10 Lesser Known Cryptids That Could Be Utilised By Writers

The word TOP 10 written in vintage metal letterpress type on a soft backlit background.

My first column (is that what I’m doing here? writing columns?) for the Horror Tree was my list of 10 mythical creatures that I felt were just ripe for using by some wonderfully talented author (https://horrortree.com/top-10-mythical-creatures-that-deserve-their-own-books-or-films/). Now, I don’t know how many people actually bothered to read that column, but some must have because I received a DM over on the Twitter thing suggesting two other creatures for a second list, should I be so inclined.

 

Wonderful, I thought… except they were not mythological creatures. These were cryptids.

 

What the…? was the response I received.

 

Now, I am sure hard-core readers of the paranormal will know the difference. A Cryptid is something that could conceivably exist, based on terrestrial science (such as it is used here). So, an extraterrestrial is not a cryptid, a dragon is not a cryptid, but a bigfoot is a cryptid. One other thing is that evidence of its existence should have been seen, but not everything claimed to have been seen is a cryptid (mothman is an example of this). Cryptids could be creatures out of place, creatures out of time, or creatures that evolution had a field day with.

 

Does that make sense? Too bad if it doesn’t, I guess, because that’s another essay for another time (and I have indeed written just such an essay about what makes a cryptid a cryptid… sad, I know).

 

So, this list is about those lesser known cryptids. No lake monsters, no bigfoot-style apemen (even if the Australian Yowie is little known), and no prehistoric creatures. Still, 10 animals for your reading pleasure. Maybe one of these beasts could make an appearance in some-one’s fine work!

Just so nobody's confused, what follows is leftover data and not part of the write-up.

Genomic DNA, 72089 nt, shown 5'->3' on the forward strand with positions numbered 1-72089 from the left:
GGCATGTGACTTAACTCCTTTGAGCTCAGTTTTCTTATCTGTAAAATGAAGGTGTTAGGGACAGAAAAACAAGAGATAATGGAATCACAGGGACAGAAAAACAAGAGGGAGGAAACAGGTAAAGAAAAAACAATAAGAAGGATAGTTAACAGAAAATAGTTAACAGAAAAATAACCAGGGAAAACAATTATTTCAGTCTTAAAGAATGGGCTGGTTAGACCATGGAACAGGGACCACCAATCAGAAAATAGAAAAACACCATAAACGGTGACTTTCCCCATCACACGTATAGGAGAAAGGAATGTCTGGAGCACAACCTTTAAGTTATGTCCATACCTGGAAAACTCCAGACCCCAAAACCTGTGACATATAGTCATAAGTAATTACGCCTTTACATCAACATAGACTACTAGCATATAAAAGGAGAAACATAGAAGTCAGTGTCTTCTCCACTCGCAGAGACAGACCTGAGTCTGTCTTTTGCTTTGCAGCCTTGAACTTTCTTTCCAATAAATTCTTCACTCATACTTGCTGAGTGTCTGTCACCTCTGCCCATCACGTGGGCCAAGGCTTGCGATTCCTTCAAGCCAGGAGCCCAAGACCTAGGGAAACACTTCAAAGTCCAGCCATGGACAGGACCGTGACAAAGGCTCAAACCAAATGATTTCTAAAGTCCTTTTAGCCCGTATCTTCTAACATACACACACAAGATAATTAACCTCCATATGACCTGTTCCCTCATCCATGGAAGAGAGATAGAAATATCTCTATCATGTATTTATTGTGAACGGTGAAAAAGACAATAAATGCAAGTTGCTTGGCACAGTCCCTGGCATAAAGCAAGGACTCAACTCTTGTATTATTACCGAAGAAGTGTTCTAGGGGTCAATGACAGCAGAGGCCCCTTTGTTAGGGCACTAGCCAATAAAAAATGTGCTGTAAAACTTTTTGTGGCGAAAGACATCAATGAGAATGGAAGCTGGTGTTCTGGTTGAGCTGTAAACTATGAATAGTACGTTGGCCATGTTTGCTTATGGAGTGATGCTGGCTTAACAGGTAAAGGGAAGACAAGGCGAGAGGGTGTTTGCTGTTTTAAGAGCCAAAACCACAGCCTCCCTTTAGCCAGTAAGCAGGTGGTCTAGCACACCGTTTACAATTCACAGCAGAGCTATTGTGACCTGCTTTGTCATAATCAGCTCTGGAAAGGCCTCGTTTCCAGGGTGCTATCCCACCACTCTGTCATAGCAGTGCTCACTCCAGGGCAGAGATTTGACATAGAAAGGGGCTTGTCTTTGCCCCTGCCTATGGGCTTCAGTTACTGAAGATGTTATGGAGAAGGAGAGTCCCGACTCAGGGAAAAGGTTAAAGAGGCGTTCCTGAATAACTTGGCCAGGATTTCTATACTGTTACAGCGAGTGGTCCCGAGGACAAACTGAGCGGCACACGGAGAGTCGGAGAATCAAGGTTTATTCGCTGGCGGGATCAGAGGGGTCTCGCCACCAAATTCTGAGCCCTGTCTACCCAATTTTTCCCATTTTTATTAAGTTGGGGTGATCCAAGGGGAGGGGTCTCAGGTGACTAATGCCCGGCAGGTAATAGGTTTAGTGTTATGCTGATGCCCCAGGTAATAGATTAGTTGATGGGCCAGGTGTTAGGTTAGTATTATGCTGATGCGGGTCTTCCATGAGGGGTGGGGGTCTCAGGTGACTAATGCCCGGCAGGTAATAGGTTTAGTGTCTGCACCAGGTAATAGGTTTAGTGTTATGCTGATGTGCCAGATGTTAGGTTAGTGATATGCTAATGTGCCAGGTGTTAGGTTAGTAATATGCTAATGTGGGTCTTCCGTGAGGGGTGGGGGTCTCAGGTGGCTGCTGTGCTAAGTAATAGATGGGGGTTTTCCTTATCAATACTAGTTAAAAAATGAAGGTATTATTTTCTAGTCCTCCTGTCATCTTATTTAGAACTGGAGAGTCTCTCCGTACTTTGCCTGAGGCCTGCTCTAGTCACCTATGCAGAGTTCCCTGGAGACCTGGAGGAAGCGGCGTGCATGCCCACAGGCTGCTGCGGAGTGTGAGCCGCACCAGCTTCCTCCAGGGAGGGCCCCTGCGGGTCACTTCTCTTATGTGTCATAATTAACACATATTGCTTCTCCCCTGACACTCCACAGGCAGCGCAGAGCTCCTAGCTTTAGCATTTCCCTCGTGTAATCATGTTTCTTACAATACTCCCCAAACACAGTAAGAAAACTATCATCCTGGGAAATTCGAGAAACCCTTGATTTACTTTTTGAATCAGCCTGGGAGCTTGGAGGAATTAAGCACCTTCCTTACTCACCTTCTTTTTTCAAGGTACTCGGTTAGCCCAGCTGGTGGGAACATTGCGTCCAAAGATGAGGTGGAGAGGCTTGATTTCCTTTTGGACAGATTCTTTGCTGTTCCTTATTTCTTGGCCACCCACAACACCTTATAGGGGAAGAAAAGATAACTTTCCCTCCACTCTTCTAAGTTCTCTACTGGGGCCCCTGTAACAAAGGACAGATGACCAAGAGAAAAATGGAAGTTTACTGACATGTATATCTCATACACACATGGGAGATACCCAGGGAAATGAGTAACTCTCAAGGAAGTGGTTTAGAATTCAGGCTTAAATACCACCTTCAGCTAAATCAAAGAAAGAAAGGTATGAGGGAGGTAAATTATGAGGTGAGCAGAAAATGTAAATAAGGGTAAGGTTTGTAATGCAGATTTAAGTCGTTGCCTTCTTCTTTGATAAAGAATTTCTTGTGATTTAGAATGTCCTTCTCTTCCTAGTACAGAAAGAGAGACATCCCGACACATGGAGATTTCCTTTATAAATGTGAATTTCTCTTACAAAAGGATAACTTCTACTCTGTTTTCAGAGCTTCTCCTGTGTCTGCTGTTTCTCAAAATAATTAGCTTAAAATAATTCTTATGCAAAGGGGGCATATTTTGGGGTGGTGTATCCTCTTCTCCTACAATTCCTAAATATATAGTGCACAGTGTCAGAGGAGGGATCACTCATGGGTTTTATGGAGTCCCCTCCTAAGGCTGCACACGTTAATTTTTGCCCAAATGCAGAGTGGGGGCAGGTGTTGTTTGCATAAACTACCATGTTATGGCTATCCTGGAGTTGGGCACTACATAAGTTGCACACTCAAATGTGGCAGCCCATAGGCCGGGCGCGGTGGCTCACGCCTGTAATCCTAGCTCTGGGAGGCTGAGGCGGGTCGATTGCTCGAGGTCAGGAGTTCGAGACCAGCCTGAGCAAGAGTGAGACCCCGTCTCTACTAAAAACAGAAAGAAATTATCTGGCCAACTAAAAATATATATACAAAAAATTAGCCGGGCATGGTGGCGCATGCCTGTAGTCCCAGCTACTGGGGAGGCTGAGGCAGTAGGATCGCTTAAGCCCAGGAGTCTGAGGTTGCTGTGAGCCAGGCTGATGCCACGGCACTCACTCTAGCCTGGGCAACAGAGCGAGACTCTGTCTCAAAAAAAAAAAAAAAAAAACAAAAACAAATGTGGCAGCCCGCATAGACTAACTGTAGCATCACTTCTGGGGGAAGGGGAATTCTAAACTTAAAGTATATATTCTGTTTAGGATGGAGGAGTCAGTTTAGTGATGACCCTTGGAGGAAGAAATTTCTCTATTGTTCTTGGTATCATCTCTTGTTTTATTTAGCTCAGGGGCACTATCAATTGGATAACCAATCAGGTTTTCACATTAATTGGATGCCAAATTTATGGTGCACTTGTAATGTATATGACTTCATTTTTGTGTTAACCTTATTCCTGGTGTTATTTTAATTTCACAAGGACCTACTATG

1. Ahool (also known as Athol)
    What is it? A large bat, found primarily on Java (the Indonesian island). Its wingspan is about twelve feet or so and it has a flat face, more like a monkey than a bat. Its cry gives it its name and it is said to feed primarily on fish.
    Story concept? Come on, this is essentially a winged monkey. Up the ante and make it decide that feasting on humans is a good idea. And it is huge. Imagine a cloud of these attacking a cruise liner or something like that.

 

  1. Artrellia (also known as Papuan Dragon)
    What is it? Essentially, an enormous monitor lizard found in Papua New Guinea, up to 30 feet in length and with a venomous bite (which it appears many monitors, including the Komodo dragon, do possess). It attacks by climbing trees and dropping onto prey, which its weight crushes, and it then eats.
    Story concept? It was first recorded in the 1930s, and was still being noted in the 1980s. In World War Two, two soldiers were reported as having been eaten by an Artrellia. Set your story back then. Think Predator with killer lizards in a Papua New Guinea jungle in 1944.

 

  1. Dobhar-chú (also known as Dobarcu or Doyarchu)
    What is it? While a part of Irish folklore, there are cryptozoologists who consider it real – a crocodile-sized dog with the head of an otter, flippers instead of legs and a vicious streak. Sightings have persisted into the twenty-first century.
    Story concept? A standard monster tale, set in a remote part of Ireland, with these animals attacking the group of teenagers. Different monsters always make the old tropes better.

 

  1. Gambo
    What is it? Known from corpses washed up in Gambia, the most notable being in 1983. Four and a half metres long, four flippers, tapered short tail, dolphin like head with more teeth than any dolphin, and nostrils on the end of the snout. It seemed to confirm long-told stories of sea crocodiles in the area.
    Story concept? Sea crocodiles? Come on, this writes itself. A whole bask of these things attacking shipping, coastal towns, whatever, and you can’t kill all of them, wipe out an entire species… can you?

 

  1. Gerota